Ethan Zuckerman’s online home, since 2003

Ursus Wehrli tidies up art

Ursus Wehrli is a Swiss comedian and the author of “Tidying Up Art”, an attempt to bring (Swiss?) rationality to modern art.

He begins with a quilt-like work by Paul Klee. “It’s a confusion of color. The artists doesn’t really seem to know where to put the color… Mr. Klee was probably in a hurry.” He turns it into a bar graph, organized in order of hue. “That’s just tidying up for beginners.”

Looking at a painting by Joan Miro, he notes, “The artists has drawn a few lines and shapes and dropped them any old place… It’s the sort of thing you produce when doodling on the phone…” Cleaning it up into a stack of swirls, dots and lines, he explains, “With this method, Mr. Miro could have saved canvas for another picture.”

He’s patented his working method – we hear the beginning of the patent application… in German… which he explains doesn’t make much more sense in English.

Working with a Keith Haring, he can’t figure out which way to place it. “This picture doesn’t even have a proper title. It’s called ‘Untitled’, and that’s appropriate”. Breaking it up into different elements and stacking them, we get “Keith Haring’s spare parts”. This sort of analysis allows Haring to determine how much paint he’ll need in the future.

We tidy Jasper Johns and Magritte, organizing colored lines and men in black suits into orderly lines by height.

Taking Van Gogh’s “Bedroom at Arles”, he tidies it by putting all the furniture on or under the bed, since it hadn’t been tidied since 1888. “Now, at least, we can do some vacuuming.”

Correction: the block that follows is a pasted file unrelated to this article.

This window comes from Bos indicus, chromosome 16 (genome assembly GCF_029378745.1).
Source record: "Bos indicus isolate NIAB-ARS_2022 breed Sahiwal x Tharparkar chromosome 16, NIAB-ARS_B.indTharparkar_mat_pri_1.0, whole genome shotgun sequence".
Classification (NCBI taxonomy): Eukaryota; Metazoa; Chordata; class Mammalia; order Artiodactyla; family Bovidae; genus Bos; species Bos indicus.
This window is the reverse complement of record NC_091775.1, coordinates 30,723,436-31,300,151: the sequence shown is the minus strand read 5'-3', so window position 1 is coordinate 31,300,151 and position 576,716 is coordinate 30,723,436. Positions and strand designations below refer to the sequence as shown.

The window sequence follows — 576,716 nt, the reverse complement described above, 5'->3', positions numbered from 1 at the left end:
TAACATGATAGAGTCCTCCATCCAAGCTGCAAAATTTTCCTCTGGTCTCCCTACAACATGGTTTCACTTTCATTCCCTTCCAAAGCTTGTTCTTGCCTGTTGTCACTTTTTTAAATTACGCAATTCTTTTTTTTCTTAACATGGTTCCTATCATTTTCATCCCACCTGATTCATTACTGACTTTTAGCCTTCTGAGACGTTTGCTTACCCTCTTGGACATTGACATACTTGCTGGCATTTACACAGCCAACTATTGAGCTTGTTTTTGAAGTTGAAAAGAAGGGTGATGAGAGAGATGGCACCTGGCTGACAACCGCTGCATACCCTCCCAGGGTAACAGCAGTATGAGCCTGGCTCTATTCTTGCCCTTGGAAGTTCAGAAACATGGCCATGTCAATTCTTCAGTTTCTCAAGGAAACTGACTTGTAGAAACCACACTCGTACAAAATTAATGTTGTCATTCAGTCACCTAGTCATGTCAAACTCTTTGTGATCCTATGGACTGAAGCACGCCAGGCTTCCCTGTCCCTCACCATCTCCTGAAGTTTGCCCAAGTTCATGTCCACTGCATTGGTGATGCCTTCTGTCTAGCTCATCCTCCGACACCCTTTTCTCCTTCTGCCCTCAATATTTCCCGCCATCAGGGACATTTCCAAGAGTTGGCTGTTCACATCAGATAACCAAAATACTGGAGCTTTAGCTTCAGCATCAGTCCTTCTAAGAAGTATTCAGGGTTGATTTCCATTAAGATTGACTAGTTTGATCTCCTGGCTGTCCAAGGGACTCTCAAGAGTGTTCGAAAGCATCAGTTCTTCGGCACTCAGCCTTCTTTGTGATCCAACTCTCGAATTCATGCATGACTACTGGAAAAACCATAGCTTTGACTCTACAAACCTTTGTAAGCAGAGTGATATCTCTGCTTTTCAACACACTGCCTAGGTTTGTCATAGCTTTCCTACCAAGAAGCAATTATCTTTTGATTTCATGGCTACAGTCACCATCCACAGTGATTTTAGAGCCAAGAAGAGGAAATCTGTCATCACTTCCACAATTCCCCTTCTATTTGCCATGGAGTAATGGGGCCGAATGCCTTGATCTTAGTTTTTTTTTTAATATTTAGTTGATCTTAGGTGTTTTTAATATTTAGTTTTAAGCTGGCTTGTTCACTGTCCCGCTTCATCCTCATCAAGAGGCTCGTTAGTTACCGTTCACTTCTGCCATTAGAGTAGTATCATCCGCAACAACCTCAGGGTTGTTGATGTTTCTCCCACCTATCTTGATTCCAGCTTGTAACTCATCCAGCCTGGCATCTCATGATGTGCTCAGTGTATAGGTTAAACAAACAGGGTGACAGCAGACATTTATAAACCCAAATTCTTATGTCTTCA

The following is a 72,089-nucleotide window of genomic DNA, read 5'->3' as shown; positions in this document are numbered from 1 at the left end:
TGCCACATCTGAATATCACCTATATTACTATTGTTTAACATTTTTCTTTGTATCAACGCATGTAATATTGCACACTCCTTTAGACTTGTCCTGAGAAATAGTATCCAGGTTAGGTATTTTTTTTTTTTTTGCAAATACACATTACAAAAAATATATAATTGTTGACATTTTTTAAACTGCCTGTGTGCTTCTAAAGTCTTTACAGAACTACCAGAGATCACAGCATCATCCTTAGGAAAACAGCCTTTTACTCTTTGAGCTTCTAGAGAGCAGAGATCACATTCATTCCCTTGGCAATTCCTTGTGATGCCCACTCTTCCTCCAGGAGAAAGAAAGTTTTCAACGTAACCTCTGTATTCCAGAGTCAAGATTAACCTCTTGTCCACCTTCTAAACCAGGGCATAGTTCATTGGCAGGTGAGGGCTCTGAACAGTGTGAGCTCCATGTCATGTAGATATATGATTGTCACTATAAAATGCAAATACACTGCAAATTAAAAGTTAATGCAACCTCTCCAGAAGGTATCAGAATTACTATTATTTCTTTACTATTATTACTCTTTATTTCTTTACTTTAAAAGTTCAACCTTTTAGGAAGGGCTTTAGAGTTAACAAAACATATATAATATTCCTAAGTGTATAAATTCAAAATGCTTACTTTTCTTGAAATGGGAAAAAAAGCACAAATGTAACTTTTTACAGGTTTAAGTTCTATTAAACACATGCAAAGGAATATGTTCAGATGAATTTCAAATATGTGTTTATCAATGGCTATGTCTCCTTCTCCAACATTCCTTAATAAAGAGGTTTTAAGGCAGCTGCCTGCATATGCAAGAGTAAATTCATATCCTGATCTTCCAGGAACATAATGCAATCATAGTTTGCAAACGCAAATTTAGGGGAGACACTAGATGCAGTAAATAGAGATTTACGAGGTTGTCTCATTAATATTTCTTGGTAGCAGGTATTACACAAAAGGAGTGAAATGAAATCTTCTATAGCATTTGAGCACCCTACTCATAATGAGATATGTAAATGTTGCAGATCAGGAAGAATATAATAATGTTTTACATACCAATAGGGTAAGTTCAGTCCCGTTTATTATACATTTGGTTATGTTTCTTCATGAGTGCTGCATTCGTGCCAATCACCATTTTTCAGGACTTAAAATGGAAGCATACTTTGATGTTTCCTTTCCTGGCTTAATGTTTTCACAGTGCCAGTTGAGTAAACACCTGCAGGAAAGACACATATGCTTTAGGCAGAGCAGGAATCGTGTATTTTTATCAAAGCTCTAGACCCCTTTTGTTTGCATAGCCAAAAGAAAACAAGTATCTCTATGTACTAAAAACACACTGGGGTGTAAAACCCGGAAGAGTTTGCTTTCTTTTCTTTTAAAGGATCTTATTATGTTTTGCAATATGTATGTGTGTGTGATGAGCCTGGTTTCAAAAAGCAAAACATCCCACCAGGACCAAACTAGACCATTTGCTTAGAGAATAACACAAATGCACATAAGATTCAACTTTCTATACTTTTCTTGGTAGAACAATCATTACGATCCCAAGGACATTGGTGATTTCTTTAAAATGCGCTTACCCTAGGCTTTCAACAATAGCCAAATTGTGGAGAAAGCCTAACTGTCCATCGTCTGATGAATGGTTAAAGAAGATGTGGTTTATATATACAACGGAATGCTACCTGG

With a Jackson Pollack, what else is there to do, but put the paint back into the cans?

One Response to “Ursus Wehrli tidies up art”

  1. David Cox says:

    Dear Ethan,

    My Web site shown above demonstrates a way of tidying up text-form so the logic of complex systems becomes visible but without the use of symbols (from symbolic logic) or words or spaghetti connecting lines — all of which are barriers to teamwork and understanding. The method depends on chunking information differently so it can be nore easily grasped. The success of this was demonstrated over many years at Procter & Gamble, from where I am now retired.

    I would like to get permission from Ursus and his publisher to add a description of Ursus’ book Tidying UP Art, and, specifically, to includ his two visuals on the Van Gogh which appears on the cover and another, probably the Matisse “Blue Nude IV.”

    Can you tell me how to reach Ursus and the publisher to get this permission? The Web site is a public service; nothing is being sold. Its Philosophy section summarizes my intent.

    Thank you very much.

    David J. Cox Cincinnati OH 20 March 2006

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